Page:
The crowd never got their Maggie Boom, whether because it was not included on the set list, or because the band could not understand the Spanish-accented cry of ´Maggie Boom´...who knows.  Arctic Monkeys proved here in Madrid that perhaps lyrics are not the most important component of a song, and that good music transcends languages and is simply good music, wherever you are in the world. And for those in the crowd that did understand, perhaps listening to bands such as Arctic Monkeys gives Spaniards an authentic flavour of modern day Britain, with a more gritty and real English than you are likely to find in the classroom. 


Photograph: Sara Houlison 


Foreign among foreigners - English takes a hike

Por: | 14 de febrero de 2012

Scotland in the snow

If you ever want to really confuse the average British person, I suggest sitting him or her down in a basic Catalan class.

If their experience is anything like mine, I can pretty much guarantee confusion, befuddlement and a powerful sense of dislocation.

It’s not that Catalan is a particularly difficult language to learn. Sure, the amount of “x”s might be a bit off-putting and the habit of pronouncing “e”s as a guttural grunt can prove a shock. But Catalan very obviously has the same roots as French, Spanish and Italian and appears to follow most of the same rules.

Nor is it anything to do with the teacher, who remains professional to the letter despite my systematic failure to remember that Catalan does not – and probably never will – use the word “hablar”, having its own entirely sufficient term for “to talk”.

No, what will really get your poor Brit is the almost total lack of English going on around them.

It’s shameful, maybe, but us Brits have got used to hearing English everywhere we go. Step into a bar from Moscow to Malaysia and you can order away in English. Check into a hotel in Helsinki and you may hear a visiting Norwegian querying his bill in perfect English. Sometimes I think it’s remarkable. Most of the time, though, it barely registers.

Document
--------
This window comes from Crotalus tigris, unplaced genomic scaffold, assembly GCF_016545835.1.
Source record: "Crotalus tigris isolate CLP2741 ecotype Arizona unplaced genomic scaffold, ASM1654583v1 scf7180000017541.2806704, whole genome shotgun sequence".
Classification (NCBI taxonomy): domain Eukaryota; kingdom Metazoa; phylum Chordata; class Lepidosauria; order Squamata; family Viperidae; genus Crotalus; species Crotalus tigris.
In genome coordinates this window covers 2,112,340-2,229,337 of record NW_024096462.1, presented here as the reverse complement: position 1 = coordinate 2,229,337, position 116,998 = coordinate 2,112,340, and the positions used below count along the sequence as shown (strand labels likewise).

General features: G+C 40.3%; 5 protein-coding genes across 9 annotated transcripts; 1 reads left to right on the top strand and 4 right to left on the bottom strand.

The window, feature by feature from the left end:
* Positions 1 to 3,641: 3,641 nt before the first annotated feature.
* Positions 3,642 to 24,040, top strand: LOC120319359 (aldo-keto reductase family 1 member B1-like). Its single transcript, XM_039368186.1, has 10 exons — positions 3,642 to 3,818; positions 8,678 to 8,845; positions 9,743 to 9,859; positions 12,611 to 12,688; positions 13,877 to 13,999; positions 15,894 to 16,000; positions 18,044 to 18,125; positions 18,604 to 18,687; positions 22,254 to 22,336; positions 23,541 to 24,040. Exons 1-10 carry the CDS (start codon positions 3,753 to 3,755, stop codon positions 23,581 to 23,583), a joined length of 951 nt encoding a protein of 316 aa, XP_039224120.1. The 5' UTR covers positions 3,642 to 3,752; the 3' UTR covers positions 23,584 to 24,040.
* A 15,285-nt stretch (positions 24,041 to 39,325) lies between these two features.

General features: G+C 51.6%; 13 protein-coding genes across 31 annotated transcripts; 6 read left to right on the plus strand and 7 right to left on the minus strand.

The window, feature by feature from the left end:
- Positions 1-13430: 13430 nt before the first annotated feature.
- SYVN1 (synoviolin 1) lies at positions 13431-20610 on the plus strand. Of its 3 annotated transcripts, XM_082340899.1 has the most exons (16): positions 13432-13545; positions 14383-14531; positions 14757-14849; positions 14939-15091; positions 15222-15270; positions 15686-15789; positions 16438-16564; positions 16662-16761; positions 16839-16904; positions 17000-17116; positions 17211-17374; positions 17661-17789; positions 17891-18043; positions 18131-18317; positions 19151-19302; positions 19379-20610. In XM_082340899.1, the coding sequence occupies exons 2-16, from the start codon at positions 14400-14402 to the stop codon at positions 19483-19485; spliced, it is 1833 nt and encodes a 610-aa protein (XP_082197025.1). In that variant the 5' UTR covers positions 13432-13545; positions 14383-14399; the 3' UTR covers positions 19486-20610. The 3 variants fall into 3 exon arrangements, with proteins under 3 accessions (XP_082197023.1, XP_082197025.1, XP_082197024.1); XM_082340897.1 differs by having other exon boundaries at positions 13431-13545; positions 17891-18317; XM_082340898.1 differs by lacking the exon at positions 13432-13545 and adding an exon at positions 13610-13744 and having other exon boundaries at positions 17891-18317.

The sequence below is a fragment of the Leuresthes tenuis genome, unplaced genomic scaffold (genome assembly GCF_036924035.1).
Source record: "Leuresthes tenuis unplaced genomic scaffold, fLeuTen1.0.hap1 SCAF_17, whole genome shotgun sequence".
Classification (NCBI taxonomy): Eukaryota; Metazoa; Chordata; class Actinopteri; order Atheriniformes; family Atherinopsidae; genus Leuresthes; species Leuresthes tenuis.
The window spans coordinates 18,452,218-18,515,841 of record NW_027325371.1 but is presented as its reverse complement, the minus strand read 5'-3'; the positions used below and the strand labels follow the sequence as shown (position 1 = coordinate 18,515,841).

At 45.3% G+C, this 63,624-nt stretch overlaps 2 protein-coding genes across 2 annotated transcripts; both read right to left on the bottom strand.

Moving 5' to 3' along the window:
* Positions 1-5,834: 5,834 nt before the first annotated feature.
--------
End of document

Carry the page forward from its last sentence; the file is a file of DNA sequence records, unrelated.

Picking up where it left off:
What this means is that when British people do learn foreign languages it’s always from English. Our native language is ever present so we get wedded to the concept of what a certain word or sentence means in English and forget that there may not be an equivalent. Try to translate “parturienta” or “zwischenraum” into English and you’ll see what I mean.

But Catalan class, in central Barcelona, is the land that English forgot. It’s not just that the class is in Catalan – thought that in itself is a shock – it’s that English isn’t the second language of the class and probably not even the third.

Generally, we all try to speak Catalan. But if anyone wants to briefly cheat or check what a particular word means, the lingua franca is Spanish, thanks to 10 students from Spain or Latin America. Second to this is French.

Indeed, in a 15-strong class, more people have Romanian as their mother tongue than English, with just the one Brit (myself) and not a sniff of Americans, Australians or Canadians.

It’s a dizzying experience. For three hours a day English is relegated to the linguistic dustbin, with just the odd word from my neighbours for comfort when they feel particularly sorry for me.

In a way it’s refreshing. English may be useful but it’s easy to get sick of its ubiquity, tired of its blunt vowel sounds and bored of its compact, unromantic structures.

The overall feeling, however, is one of happy confusion. Some days I get lost and start to wonder if Spanish may in fact be my native language, on the deductive grounds that A) I can speak Spanish B) everyone is speaking Spanish and C) Spanish isn’t Catalan.

Writing this now, I realise that I’ve made the class sound like a painful experience. But far from it: frankly I’d recommend it to anyone.

Learning a new language is useful in itself, of course. But equally important is the idea of learning to live without English, casting off the Anglophone safety net and drifting in the sea of linguistic diversity.

You’ll learn a lot about yourself. You’ll learn a lot about other people. And you’ll get an idea of what it must be like for the rest of the world when faced with the ubiquity of English.

It’s a lesson well learned. English may remain the world’s default foreign language for the time being. But with the rise of China and the inevitable decline of the United States, you can bet it won’t be forever. And that’s when you’ll remember your Catalan class.